A Great Way To Socialize Your Dog

Even big and small dogs can enjoy each other's company

My dog needs a boyfriend, or a girlfriend…I really don’t care!  NO I am not looking to breed her, I am looking for some quality social interaction for her.

She is a bundle of energy and the older I get the more often I reconsider my affinity for living with such difficult breeds and dogs!  NAH, I still love my difficult dogs, I just have to reconnect with the ways of  how to get them the resources they need and those I need to stay sane!

I recently moved from the warmth of GA to the cold of VA and in doing so I also left my friends and those I saw as family behind.  I had a prominent career training dogs, some exotics, and pet sitting.  My days were full of a plethora of other dogs, all shapes, sizes, ages and personalities, and most were at my disposal for dropping in for fun.  This gave me a unique ability to socialize my dogs with other dogs that I knew and could easily control!

I do not have this infrastructure in Virginia, yet!  As much as I try building my career in a tiny town (no Wal-mart for 30 miles!!) in winter it is difficult and my puppy is beginning to reach adulthood.  Pups under 6 months are much easier to socialize than those over 6 months, and she is going on 9 months now.  She is also a breed known for its propensity toward dog aggression, so the bricks are stacked against me!

I am forced to face life and training as a regular “non-dog trainer” person (the horror)!  So I brainstormed what to do:

I could take her to doggy day care, but I am not familiar with the ones in my area

I could try to find a dog park, but it’s cold and they have their draw backs too

Or, I could run a “personal” add on Craigslist

I did the latter.  “Gorgeous, 9 month old pup seeks friendship, play and relationship with a like minded, wild hearted dog of similar abilities!  Enjoys walks, hikes, geocaching and dips in the lake”

I have also found it difficult to find human conversations outside of my family here in Virginia, so the idea of finding a friend who is also a dog lover was very appealing to me.

I know what you are thinking…isn’t that dangerous?  I suppose it could be, but I don’t divulge my address or phone number until I have gotten to know the person.  I also made a female owners only stipulation so I am not meeting random men, with possible “other” intentions and I take my fiancée with me the first few times to make sure we are comfortable.  Be sure to always leave a note as to whom you are with and where you went not only as a safety feature for whom you are with but also because sometimes hikers get lost!  I also make sure to check vaccination history just like a boarding kennel would before any interaction takes place.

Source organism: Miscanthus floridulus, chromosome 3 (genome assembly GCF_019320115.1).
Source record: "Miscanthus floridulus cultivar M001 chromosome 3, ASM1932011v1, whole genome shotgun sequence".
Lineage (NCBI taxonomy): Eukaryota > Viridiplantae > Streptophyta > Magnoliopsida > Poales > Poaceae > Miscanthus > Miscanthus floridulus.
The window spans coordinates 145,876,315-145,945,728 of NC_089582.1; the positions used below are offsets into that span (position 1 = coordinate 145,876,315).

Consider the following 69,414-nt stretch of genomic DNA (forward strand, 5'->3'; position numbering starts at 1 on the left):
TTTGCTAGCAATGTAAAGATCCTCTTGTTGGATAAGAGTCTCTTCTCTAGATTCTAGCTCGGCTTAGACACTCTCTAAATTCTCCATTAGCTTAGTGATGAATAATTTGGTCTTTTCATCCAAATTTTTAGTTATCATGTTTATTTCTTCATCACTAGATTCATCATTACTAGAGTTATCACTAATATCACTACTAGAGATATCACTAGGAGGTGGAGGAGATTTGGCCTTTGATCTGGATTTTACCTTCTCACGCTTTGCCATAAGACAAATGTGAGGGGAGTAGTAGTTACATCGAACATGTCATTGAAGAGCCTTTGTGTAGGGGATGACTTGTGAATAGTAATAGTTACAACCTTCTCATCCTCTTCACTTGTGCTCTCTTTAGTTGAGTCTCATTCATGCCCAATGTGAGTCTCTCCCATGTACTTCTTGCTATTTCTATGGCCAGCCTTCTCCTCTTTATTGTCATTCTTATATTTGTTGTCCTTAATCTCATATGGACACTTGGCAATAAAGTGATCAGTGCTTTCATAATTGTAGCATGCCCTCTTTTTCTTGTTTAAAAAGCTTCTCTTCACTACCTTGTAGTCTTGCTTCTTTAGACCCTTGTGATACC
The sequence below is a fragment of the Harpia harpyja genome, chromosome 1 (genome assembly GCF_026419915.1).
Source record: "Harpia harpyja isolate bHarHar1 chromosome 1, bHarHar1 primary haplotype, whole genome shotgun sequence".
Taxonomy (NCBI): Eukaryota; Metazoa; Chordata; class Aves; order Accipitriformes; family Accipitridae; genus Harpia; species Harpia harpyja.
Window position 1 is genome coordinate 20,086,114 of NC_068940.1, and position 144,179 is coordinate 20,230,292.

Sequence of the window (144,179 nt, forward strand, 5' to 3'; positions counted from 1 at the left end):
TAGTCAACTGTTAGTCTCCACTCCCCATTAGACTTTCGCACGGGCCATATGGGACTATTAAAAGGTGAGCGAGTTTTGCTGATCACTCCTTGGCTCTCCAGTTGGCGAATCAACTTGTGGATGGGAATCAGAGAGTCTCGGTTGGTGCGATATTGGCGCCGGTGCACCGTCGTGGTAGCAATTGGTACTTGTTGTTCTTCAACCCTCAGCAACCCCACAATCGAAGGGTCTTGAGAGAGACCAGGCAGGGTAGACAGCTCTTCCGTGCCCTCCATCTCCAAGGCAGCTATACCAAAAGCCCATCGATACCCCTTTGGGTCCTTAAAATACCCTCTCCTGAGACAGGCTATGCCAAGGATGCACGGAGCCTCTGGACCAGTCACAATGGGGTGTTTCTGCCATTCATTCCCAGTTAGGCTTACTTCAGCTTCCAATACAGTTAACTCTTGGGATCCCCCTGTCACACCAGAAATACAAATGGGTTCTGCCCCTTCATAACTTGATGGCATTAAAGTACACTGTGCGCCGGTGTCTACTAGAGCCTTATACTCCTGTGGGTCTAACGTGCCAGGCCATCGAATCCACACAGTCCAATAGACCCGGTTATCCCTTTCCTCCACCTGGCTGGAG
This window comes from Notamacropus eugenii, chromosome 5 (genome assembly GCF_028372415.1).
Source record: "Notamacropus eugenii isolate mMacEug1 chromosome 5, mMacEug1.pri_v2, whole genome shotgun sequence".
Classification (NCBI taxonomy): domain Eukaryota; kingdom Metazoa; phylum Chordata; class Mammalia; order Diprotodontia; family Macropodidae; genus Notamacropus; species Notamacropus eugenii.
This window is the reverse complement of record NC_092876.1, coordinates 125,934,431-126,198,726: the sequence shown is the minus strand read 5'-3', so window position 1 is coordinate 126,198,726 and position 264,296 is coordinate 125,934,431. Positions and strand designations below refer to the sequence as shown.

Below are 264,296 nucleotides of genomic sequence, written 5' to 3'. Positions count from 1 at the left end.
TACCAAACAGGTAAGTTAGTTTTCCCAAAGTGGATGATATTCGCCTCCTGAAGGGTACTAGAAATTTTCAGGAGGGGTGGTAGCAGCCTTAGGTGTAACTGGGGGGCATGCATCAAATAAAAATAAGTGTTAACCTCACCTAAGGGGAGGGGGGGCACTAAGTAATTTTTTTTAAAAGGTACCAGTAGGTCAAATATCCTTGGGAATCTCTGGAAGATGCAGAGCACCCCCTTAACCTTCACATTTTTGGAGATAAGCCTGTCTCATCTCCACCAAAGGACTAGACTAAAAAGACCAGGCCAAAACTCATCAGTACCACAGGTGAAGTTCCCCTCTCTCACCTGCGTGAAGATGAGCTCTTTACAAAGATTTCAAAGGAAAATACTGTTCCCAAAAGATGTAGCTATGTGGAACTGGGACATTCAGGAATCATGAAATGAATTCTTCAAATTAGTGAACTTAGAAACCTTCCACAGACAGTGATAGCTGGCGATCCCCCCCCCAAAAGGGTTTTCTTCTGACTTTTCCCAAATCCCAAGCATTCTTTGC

I control the environment by picking a walking spot and I make sure dogs meet on a leash and enjoy each other’s company before any play time takes place!  I only want my young dogs mingling with well behaved, social dogs!

Not all dogs like the company of other dogs, and many people misunderstand this!  If you have a dog that shows aggression, or severe anxiety chances are they do not desire the bond or relationship of other dogs!

But, some dogs love to interact with other dogs and can play successfully for hours together!  Dog on dog play can be some of the most physical exercise your dog can get!  I love an exhausted dog!  A tired dog is a good dog, and it requires little effort from me on days I am not feeling like taking her for a  run!

Safety first!  Know the risks and make sure you are as safe as possible, but if you want some interaction for you and your dog, run an add and see if there is someone else in your area who wants to form a friendship and get together with you and your dog!

I am grateful for the friendships I have made and my pup is enjoying playing with others!


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  1. Justin says:

    Hello Minette. I have a question about dog socialization. My dog gets regular socialization with other dogs which I’m very glad for. He’s a young dog with a lot of energy so during these times of socialization he burns off a lot of energy which is great. Its the same group of dogs however that he socializes with. My question is should I be trying to socialize him with other dogs that he’s unfamiliar with? He gets along well with the dogs that he plays with and has been non aggressive with any new dogs he meets so far.